Local officials fear final end of personal property tax

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Capital News Service
LANSING – Local governments across northern Michigan would face more budget cuts because of a personal property tax proposal passed by the Senate and awaiting House action.
The proposal would exempt businesses from taxes on personal property like machines, desks and supplies.
Local governments rely on the personal property tax to finance public services.
Josh Reid, who chairs the Gladwin County Board of Commissioners, said he is not confident that the state will make up the loss if the proposal becomes law.

“We have zero confirmation there will be replacement revenue,” he said.
Dan Papineau, the legislative director for Sen. Jack Brandenburg, R-Harrison Township, said local governments should not be concerned about replacement revenue because if the state doesn’t replace the revenue, the personal property tax will be reinstated.
Mason County Administrator Fabian Knizacky said it would become a burden on the local government to keep the state accountable.
He said the change would result in a loss of more than $200,000 annually for the county.
However, Knizacky said the county is not starting any pre-emptive planning but is waiting until 2016 when the bill would be implemented to take steps to deal with the situation.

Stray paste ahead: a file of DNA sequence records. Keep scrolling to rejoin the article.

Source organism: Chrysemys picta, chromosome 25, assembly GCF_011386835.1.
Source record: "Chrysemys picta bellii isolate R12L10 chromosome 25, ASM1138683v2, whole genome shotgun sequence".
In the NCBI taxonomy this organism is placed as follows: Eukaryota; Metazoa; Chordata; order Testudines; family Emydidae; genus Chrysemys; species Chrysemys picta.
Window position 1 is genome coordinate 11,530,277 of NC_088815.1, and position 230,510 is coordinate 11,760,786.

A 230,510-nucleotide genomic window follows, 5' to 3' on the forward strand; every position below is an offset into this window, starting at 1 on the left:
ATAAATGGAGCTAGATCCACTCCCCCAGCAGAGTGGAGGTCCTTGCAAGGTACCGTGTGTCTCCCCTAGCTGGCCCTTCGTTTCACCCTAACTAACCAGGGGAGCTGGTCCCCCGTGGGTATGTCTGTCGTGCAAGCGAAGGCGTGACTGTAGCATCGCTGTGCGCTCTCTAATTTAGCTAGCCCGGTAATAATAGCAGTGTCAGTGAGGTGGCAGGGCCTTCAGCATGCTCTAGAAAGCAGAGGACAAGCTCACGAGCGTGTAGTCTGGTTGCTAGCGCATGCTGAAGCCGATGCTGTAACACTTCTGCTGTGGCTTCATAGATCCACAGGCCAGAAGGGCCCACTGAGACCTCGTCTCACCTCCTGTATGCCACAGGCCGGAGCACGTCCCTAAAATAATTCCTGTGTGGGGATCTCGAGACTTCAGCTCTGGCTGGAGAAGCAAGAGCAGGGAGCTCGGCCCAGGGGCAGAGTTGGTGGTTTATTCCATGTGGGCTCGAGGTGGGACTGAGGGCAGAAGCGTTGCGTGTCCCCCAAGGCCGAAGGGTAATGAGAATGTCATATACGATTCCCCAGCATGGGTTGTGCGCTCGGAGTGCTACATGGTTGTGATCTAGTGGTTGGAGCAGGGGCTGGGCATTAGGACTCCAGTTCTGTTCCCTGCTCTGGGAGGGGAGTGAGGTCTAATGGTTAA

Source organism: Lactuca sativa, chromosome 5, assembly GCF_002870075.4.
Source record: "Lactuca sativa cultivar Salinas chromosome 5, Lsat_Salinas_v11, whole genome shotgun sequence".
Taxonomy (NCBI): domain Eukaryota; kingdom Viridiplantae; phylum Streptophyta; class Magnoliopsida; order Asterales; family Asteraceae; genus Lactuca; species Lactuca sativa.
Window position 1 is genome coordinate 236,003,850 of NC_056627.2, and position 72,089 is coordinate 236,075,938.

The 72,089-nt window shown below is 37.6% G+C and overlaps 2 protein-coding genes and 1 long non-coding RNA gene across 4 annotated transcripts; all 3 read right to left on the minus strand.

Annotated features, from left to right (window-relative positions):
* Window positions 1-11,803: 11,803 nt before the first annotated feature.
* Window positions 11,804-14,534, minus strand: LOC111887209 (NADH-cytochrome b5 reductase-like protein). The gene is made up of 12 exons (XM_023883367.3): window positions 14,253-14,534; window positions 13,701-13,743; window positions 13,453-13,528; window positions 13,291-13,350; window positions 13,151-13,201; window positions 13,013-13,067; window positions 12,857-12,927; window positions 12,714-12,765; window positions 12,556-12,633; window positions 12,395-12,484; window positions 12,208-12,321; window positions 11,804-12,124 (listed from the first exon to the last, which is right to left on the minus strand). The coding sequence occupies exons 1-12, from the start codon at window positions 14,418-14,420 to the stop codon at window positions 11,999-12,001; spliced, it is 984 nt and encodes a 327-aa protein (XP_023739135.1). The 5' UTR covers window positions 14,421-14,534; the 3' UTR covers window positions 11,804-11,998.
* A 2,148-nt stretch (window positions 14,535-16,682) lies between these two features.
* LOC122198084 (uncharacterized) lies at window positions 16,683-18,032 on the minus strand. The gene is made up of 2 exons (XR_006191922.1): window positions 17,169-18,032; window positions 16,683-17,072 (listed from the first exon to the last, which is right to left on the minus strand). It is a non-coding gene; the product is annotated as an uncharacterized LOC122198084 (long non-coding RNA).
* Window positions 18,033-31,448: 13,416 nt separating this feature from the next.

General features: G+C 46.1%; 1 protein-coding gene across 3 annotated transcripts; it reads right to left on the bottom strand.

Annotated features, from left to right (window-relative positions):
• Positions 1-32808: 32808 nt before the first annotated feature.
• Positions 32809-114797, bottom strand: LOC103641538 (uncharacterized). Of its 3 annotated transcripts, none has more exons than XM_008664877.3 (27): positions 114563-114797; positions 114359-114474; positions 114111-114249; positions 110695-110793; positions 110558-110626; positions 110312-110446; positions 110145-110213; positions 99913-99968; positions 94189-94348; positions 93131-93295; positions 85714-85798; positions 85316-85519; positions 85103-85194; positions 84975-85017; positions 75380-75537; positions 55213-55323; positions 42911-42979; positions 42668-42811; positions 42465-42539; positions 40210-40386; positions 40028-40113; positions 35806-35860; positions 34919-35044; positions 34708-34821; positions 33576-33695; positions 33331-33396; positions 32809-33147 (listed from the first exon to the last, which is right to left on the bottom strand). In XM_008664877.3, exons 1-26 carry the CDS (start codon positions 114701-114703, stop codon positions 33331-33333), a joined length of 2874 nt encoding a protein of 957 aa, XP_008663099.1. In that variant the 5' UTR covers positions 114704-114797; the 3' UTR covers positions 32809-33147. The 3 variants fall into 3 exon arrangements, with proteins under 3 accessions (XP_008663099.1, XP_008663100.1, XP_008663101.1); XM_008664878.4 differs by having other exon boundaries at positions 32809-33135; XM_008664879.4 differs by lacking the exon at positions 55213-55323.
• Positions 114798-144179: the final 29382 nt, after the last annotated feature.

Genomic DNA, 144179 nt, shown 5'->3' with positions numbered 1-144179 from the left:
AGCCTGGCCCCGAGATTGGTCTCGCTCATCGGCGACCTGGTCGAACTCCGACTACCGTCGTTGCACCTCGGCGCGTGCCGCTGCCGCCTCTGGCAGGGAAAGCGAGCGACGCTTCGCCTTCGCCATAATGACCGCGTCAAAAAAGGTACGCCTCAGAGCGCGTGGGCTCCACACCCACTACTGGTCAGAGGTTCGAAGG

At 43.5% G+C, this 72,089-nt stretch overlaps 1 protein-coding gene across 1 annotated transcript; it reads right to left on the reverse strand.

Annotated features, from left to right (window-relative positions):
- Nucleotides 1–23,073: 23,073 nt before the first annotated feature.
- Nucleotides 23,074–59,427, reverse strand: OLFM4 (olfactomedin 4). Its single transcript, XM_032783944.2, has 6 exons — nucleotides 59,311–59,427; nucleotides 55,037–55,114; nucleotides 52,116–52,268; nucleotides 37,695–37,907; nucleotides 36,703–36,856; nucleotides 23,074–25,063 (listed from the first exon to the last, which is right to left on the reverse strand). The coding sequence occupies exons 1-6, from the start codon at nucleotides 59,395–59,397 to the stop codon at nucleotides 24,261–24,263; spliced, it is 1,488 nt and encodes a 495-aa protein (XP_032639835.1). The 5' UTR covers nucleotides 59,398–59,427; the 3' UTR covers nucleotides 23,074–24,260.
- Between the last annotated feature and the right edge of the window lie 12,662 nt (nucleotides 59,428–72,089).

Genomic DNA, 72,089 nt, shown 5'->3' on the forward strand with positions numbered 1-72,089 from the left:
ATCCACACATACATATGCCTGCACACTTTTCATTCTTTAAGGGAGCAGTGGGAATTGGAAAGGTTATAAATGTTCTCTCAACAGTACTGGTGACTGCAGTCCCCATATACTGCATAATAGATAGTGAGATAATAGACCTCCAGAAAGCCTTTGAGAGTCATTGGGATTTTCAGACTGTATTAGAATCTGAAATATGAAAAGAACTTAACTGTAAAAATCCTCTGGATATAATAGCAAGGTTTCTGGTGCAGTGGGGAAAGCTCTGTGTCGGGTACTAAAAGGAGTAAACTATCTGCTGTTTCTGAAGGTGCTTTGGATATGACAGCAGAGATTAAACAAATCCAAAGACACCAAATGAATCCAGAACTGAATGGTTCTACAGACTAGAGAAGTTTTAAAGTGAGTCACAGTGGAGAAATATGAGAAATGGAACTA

He said he hopes there will be a constitutional guarantee of replacement revenue from the state to affected localities.
Sen. Goeff Hansen, R-Hart, stressed the importance of replacing revenue.
“This is so important and is the lifeblood of our locals.”
If the money isn’t replaced, the tax will be reinstated Hansen said.
Hansen said he remembers paying the personal property tax when he was in the grocery business.
Hansen was one of 23 senators who voted for the bill and he predicted it will become law.
Knizacky is not the only one calling for a constitutional guarantee to ensure the state pays.
Deena Bosworth, legislative coordinator for Michigan Association of Counties, said, “We are supportive of eliminating the personal property tax as long as the replacement revenue is guaranteed.”
However, Papineau said Brandenburg doesn’t support a constitutional amendment to guarantee replacement revenue but local governments should be reassured because the state has to pay.
Crawford County Administrator Paul Compo said he does not want local taxes raised to make up for any lost revenue.
“Our community is taxed enough,” Compos said. “Nearly 80 percent of the budget is in personnel costs,” adding that he hopes layoffs would not be necessary.
If the House passes the personal property tax bill and Gov. Rick Snyder signs it, cities, villages, townships, schools districts and counties would feel the effects in 2016.

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